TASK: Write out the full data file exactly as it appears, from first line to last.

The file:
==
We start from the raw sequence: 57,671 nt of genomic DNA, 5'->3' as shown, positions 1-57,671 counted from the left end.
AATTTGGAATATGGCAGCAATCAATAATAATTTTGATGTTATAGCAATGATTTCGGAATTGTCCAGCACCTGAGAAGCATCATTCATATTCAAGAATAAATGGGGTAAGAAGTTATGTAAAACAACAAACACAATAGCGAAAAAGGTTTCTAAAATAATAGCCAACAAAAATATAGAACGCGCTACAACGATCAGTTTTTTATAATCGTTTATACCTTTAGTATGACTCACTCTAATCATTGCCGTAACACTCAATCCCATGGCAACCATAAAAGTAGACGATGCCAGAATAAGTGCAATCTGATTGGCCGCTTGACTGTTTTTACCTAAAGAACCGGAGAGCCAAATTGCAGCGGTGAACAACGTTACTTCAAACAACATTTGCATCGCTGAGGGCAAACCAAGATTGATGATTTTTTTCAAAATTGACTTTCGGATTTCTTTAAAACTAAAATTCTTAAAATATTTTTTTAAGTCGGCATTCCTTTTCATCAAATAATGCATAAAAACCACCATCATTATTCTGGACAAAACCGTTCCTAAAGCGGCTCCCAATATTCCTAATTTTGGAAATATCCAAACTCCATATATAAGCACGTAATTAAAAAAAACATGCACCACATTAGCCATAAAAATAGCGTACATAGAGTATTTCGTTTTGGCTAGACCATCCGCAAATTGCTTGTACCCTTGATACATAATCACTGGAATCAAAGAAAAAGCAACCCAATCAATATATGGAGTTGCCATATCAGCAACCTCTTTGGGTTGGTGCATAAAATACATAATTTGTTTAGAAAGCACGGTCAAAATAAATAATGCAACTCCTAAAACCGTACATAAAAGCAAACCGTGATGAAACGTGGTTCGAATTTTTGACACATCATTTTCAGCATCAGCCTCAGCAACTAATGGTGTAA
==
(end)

We start from the raw sequence: 57,671 nt of genomic DNA, 5'->3' as shown, positions 1-57,671 counted from the left end.
AATTTGGAATATGGCAGCAATCAATAATAATTTTGATGTTATAGCAATGATTTCGGAATTGTCCAGCACCTGAGAAGCATCATTCATATTCAAGAATAAATGGGGTAAGAAGTTATGTAAAACAACAAACACAATAGCGAAAAAGGTTTCTAAAATAATAGCCAACAAAAATATAGAACGCGCTACAACGATCAGTTTTTTATAATCGTTTATACCTTTAGTATGACTCACTCTAATCATTGCCGTAACACTCAATCCCATGGCAACCATAAAAGTAGACGATGCCAGAATAAGTGCAATCTGATTGGCCGCTTGACTGTTTTTACCTAAAGAACCGGAGAGCCAAATTGCAGCGGTGAACAACGTTACTTCAAACAACATTTGCATCGCTGAGGGCAAACCAAGATTGATGATTTTTTTCAAAATTGACTTTCGGATTTCTTTAAAACTAAAATTCTTAAAATATTTTTTTAAGTCGGCATTCCTTTTCATCAAATAATGCATAAAAACCACCATCATTATTCTGGACAAAACCGTTCCTAAAGCGGCTCCCAATATTCCTAATTTTGGAAATATCCAAACTCCATATATAAGCACGTAATTAAAAAAAACATGCACCACATTAGCCATAAAAATAGCGTACATAGAGTATTTCGTTTTGGCTAGACCATCCGCAAATTGCTTGTACCCTTGATACATAATCACTGGAATCAAAGAAAAAGCAACCCAATCAATATATGGAGTTGCCATATCAGCAACCTCTTTGGGTTGGTGCATAAAATACATAATTTGTTTAGAAAGCACGGTCAAAATAAATAATGCAACTCCTAAAACCGTACATAAAAGCAAACCGTGATGAAACGTGGTTCGAATTTTTGACACATCATTTTCAGCATCAGCCTCAGCAACTAATGGTGTAA